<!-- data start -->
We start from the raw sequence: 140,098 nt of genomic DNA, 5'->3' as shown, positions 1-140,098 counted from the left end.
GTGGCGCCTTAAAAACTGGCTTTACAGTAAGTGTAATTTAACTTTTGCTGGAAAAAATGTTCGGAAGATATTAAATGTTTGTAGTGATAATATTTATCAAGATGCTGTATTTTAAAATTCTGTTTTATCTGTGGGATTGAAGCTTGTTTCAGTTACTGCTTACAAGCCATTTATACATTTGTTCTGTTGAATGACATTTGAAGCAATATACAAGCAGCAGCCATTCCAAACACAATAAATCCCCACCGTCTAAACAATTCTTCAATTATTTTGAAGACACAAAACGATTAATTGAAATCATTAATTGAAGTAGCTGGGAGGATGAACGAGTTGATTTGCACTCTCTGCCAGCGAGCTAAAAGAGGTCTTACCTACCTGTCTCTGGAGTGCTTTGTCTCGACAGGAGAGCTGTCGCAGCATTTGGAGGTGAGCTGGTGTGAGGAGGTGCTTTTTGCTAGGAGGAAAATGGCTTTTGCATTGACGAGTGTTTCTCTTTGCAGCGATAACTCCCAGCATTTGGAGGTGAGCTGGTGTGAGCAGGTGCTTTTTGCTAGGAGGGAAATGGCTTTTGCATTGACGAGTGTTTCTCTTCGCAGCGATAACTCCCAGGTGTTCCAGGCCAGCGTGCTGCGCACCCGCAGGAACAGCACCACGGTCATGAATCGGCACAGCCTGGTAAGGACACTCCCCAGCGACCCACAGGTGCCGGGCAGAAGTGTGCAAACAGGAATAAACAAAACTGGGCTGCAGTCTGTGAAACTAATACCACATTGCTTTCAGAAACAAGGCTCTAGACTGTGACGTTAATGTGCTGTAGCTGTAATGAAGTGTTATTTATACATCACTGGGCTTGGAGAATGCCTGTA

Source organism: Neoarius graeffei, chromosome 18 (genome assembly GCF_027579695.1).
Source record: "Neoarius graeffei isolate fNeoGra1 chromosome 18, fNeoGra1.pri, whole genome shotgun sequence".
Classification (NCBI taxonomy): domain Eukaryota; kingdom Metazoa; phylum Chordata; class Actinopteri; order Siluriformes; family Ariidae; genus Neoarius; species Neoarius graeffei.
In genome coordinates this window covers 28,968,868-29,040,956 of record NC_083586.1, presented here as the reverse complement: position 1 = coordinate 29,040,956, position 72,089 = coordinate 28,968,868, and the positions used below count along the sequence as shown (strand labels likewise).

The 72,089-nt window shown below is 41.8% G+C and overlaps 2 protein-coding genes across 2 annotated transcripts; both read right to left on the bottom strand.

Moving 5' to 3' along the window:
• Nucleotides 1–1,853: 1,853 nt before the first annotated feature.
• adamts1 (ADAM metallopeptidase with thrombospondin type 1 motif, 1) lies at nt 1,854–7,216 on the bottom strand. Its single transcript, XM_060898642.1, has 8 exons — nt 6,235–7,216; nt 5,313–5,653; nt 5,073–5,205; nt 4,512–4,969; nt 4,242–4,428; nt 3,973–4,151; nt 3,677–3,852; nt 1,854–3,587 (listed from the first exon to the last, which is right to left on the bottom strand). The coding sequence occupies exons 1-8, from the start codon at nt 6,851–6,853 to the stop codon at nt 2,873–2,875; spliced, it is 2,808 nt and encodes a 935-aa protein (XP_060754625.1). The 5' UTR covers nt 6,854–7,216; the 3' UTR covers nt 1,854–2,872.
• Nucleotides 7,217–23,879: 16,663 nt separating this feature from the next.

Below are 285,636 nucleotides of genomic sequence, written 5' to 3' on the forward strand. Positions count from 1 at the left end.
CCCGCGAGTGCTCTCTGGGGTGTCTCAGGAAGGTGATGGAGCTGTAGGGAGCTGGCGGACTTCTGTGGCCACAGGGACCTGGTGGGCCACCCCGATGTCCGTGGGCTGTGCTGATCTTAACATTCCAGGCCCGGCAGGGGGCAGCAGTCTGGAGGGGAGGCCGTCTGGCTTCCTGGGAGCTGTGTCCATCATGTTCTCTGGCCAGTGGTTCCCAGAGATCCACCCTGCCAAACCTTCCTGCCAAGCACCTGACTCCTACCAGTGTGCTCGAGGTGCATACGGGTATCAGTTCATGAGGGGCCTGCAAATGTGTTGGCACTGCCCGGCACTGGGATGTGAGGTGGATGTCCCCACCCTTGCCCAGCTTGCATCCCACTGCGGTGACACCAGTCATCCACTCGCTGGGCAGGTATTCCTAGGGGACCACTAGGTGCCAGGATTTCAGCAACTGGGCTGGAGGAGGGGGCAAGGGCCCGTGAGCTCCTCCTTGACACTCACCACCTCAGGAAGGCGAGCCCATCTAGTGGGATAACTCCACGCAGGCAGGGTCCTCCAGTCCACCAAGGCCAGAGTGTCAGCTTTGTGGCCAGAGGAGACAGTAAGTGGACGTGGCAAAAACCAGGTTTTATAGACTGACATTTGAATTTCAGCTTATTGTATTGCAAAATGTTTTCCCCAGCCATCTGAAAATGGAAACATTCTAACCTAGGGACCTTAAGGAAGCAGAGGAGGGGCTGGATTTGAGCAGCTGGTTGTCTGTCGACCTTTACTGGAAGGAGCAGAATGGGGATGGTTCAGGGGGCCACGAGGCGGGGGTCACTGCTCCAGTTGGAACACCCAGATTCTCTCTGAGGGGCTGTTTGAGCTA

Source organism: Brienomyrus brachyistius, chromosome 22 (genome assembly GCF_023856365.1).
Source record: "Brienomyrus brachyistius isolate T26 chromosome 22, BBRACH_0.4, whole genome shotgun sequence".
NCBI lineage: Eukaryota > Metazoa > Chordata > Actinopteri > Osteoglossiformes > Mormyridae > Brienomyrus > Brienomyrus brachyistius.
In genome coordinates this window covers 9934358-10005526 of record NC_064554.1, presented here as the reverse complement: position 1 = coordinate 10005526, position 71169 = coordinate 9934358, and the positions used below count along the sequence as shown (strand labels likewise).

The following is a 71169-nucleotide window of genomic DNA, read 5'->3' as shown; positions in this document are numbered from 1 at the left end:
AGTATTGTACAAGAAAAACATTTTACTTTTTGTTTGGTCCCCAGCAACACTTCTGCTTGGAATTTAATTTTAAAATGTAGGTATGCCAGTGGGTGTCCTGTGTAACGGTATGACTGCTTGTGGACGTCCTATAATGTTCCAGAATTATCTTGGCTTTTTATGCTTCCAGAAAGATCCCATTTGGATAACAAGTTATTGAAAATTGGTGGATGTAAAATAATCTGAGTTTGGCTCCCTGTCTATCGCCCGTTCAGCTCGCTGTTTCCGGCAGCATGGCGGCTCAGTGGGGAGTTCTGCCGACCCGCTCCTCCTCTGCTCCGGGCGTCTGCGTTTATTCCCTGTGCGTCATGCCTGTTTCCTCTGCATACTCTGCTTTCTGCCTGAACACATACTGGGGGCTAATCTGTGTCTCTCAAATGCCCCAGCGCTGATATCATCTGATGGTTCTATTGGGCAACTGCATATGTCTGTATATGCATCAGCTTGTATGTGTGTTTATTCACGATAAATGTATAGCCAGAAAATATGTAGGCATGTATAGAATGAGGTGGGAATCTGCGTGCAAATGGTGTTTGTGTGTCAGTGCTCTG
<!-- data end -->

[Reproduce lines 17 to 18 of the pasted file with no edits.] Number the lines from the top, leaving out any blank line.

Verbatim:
In genome coordinates this window covers 9934358-10005526 of record NC_064554.1, presented here as the reverse complement: position 1 = coordinate 10005526, position 71169 = coordinate 9934358, and the positions used below count along the sequence as shown (strand labels likewise).

The following is a 71169-nucleotide window of genomic DNA, read 5'->3' as shown; positions in this document are numbered from 1 at the left end: